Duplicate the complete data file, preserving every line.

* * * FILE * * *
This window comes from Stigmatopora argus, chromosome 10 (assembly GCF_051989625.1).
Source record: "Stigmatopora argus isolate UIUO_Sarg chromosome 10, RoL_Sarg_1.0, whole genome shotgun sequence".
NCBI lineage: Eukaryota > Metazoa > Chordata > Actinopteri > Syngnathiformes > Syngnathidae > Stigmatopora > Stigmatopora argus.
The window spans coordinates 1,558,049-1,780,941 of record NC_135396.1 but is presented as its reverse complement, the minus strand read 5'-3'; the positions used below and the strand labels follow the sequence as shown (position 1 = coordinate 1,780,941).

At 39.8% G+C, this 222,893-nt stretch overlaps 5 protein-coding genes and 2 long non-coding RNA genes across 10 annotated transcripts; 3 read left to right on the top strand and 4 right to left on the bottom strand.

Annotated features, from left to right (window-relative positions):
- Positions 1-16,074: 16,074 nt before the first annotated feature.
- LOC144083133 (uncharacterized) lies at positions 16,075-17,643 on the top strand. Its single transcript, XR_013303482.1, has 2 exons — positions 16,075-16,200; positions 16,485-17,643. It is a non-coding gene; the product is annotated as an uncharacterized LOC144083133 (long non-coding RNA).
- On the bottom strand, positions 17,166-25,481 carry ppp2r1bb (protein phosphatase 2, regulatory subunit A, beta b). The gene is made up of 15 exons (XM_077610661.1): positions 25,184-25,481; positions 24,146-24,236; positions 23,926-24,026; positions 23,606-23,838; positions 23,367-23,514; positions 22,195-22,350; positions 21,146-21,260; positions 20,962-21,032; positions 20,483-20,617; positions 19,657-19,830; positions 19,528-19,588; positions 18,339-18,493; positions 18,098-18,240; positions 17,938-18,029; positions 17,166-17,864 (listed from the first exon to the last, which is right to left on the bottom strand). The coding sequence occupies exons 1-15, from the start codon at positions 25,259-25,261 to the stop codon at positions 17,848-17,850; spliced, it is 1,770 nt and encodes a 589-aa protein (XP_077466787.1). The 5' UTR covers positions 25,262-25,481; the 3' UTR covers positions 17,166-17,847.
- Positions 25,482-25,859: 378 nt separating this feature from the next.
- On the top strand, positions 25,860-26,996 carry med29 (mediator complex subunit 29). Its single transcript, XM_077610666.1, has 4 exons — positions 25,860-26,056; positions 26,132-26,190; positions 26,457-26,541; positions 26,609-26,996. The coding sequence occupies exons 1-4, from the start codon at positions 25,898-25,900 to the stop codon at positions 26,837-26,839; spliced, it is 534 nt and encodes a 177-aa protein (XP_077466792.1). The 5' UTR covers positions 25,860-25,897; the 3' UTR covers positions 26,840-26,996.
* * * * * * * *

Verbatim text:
This window comes from Stigmatopora argus, chromosome 10 (assembly GCF_051989625.1).
Source record: "Stigmatopora argus isolate UIUO_Sarg chromosome 10, RoL_Sarg_1.0, whole genome shotgun sequence".
NCBI lineage: Eukaryota > Metazoa > Chordata > Actinopteri > Syngnathiformes > Syngnathidae > Stigmatopora > Stigmatopora argus.
The window spans coordinates 1,558,049-1,780,941 of record NC_135396.1 but is presented as its reverse complement, the minus strand read 5'-3'; the positions used below and the strand labels follow the sequence as shown (position 1 = coordinate 1,780,941).

At 39.8% G+C, this 222,893-nt stretch overlaps 5 protein-coding genes and 2 long non-coding RNA genes across 10 annotated transcripts; 3 read left to right on the top strand and 4 right to left on the bottom strand.

Annotated features, from left to right (window-relative positions):
- Positions 1-16,074: 16,074 nt before the first annotated feature.
- LOC144083133 (uncharacterized) lies at positions 16,075-17,643 on the top strand. Its single transcript, XR_013303482.1, has 2 exons — positions 16,075-16,200; positions 16,485-17,643. It is a non-coding gene; the product is annotated as an uncharacterized LOC144083133 (long non-coding RNA).
- On the bottom strand, positions 17,166-25,481 carry ppp2r1bb (protein phosphatase 2, regulatory subunit A, beta b). The gene is made up of 15 exons (XM_077610661.1): positions 25,184-25,481; positions 24,146-24,236; positions 23,926-24,026; positions 23,606-23,838; positions 23,367-23,514; positions 22,195-22,350; positions 21,146-21,260; positions 20,962-21,032; positions 20,483-20,617; positions 19,657-19,830; positions 19,528-19,588; positions 18,339-18,493; positions 18,098-18,240; positions 17,938-18,029; positions 17,166-17,864 (listed from the first exon to the last, which is right to left on the bottom strand). The coding sequence occupies exons 1-15, from the start codon at positions 25,259-25,261 to the stop codon at positions 17,848-17,850; spliced, it is 1,770 nt and encodes a 589-aa protein (XP_077466787.1). The 5' UTR covers positions 25,262-25,481; the 3' UTR covers positions 17,166-17,847.
- Positions 25,482-25,859: 378 nt separating this feature from the next.
- On the top strand, positions 25,860-26,996 carry med29 (mediator complex subunit 29). Its single transcript, XM_077610666.1, has 4 exons — positions 25,860-26,056; positions 26,132-26,190; positions 26,457-26,541; positions 26,609-26,996. The coding sequence occupies exons 1-4, from the start codon at positions 25,898-25,900 to the stop codon at positions 26,837-26,839; spliced, it is 534 nt and encodes a 177-aa protein (XP_077466792.1). The 5' UTR covers positions 25,860-25,897; the 3' UTR covers positions 26,840-26,996.